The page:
Shady Business
 

“Buying a shade without a lamp is like buying a hat without your head.”

That’s the industry adage lighting veteran Ashton Harrison laughingly quotes when asked how she handles lamp shade displays in her Richmond, VA-based Shades of Light showroom.



    Harrison encourages customers to roll up their sleeves at three large “shade try-on tables,” where they can spread out the wares from Shades of Light’s dedicated shade department. If they forget to bring with them the lamp base they’re trying to match, Harrison insists they tour the rest of her showroom to find something similar.



    “Just like people like to see clothes on a model [before they buy them], it’s easier to buy a shade if it’s on something,” Harrison says. “It gives a frame of reference for the lamp and shade’s proportions.”
Dolan Designs made sure the replacement shade display in its new Dallas Market Center showroom helped buyers visualize the possibilities, both for their own market purchases and for their showrooms at home.

    Manufacturer Dolan Designs’ Patrick Dolan followed the same thinking when putting together the replacement shade display in his brand new Dallas showroom this past January. Dolan saved valuable floor space with an angled table lamp display spanning one wall a good 7 feet above the ground. Three rows of basic lamp bases in varying sizes and shapes helped customers see how different shades—round, drum, bell, square or empire—complemented a range of bases.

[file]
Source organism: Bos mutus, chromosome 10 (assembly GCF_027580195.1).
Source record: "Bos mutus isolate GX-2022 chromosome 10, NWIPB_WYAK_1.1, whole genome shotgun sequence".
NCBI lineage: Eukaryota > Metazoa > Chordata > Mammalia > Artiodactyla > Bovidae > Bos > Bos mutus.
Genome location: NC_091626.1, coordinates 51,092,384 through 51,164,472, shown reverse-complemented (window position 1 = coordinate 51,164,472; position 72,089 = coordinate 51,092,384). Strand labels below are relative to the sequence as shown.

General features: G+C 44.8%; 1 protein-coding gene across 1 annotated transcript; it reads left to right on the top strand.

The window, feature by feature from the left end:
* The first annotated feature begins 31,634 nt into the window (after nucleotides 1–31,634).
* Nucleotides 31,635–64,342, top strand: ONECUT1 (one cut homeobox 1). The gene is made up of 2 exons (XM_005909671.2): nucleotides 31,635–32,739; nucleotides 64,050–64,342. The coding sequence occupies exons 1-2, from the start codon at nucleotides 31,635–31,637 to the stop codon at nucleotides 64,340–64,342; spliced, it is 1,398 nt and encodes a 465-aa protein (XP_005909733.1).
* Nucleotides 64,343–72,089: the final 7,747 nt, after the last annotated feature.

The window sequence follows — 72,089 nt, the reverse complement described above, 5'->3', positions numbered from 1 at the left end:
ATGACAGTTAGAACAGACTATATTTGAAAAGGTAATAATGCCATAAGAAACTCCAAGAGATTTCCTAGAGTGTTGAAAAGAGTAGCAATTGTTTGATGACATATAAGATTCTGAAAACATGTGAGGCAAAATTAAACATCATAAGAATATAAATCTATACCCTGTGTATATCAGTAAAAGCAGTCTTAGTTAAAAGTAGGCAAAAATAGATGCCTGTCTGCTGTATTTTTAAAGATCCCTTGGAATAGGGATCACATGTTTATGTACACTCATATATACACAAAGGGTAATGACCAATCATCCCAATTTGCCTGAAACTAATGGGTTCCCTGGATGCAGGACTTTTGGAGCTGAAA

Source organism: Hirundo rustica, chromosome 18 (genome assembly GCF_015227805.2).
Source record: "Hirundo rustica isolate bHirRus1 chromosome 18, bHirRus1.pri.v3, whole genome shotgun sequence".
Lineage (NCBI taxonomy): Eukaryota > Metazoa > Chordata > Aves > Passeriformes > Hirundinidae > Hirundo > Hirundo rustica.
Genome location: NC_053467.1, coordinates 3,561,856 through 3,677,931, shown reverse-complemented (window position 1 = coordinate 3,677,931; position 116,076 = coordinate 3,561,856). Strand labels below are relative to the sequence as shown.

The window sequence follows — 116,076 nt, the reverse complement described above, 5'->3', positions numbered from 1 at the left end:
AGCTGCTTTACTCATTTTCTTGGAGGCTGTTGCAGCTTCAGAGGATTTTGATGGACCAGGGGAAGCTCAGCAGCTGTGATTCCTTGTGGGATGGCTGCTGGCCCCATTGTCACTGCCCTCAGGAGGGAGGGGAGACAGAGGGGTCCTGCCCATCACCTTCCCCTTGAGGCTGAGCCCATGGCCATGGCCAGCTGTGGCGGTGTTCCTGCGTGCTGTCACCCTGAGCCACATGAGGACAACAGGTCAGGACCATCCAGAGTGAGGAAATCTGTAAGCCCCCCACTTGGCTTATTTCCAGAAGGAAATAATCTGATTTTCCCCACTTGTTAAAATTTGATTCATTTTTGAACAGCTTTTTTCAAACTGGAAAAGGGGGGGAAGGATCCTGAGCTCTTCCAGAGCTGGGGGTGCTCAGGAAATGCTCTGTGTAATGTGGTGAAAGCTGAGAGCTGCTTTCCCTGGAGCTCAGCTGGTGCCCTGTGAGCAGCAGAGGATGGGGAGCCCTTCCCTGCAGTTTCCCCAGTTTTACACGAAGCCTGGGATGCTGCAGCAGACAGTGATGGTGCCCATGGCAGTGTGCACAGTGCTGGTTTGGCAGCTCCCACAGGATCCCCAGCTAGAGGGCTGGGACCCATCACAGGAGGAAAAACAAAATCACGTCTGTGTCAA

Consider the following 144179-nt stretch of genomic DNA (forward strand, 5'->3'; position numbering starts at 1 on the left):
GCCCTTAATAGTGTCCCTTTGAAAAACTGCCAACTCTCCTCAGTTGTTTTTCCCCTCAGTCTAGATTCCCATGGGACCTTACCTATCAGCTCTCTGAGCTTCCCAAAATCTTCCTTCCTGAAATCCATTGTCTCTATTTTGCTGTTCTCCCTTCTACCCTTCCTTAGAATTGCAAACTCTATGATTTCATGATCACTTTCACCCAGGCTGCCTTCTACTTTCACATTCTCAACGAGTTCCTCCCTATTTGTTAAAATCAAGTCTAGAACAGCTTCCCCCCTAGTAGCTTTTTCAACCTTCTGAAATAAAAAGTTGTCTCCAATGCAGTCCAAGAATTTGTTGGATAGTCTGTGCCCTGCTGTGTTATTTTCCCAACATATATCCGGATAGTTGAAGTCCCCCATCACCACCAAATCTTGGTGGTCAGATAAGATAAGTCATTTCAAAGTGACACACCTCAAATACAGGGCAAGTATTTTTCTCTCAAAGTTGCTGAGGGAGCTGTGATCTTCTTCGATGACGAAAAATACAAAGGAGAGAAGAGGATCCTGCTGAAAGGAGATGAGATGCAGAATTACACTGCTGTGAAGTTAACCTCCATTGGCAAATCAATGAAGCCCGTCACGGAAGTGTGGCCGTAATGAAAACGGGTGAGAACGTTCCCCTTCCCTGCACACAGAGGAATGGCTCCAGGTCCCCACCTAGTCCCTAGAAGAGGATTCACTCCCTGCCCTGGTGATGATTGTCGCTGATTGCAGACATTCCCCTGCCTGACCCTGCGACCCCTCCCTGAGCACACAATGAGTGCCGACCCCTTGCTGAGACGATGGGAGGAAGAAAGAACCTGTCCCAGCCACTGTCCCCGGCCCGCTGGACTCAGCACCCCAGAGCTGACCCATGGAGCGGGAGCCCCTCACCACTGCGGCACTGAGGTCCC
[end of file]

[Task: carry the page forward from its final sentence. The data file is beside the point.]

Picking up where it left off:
A series of shelves below the display housed at least one of each modeled shade and base, offering a hands-on chance to mix-and-match.

And that, after all, is what customers appreciate most. Vignettes that feature creatively stacked or hanging lamp shades are a good way to draw roving eyes toward a display, but at the end of the day, lamp base and shade must come together.



    For her part, Harrison tries to ease clients’ matchmaking woes as much as she can with a set of lamp shade guidelines she has compiled during her 21 years of lighting expertise. Still, rules are made to be broken.



    “It’s a visual thing—what [the customer] likes,” she says. “There’s

no right and wrong answer.”



    And she’s more than willing to “throw the rules out the window” herself. Shades of Light has custom shade-making facilities on-site, so a customer can commission a shade that uses his or her own fabric. The showroom also has agreements with many of its vendors; manufacturers will produce a variety of proprietary shade designs in 10 signature Shades of Light fabrics, and they also allow Harrison to adapt their fabric patterns into exclusive Shades of Light shades.



    Harrison looks at it as just another way to inspire. “People really like this [customization] concept,” she says. “They see how we put unique shades on our lamps and they get an idea [of their own].”


 

Hints for helping customers select the right shade

  • The more basic the shape of the lamp’s body, the more varied style of shade it can support. A busy lamp generally calls for a plainer shade.
  • Repeat the shape(s) of the lamp body in the shade shape (i.e., a round lamp on a square base can take a shade with a rounded top and square bottom).
  • Consider the customer’s wattage needs. The shade (not the lamp body) determines the maximum wattage allowed.
  • Want drama? Get creative: Put a deep cone shade on a short round base, a white shade on a beige base or a cube shade on a stacked ball lamp.

Source: Ashton Harrison, President, Shades of Light



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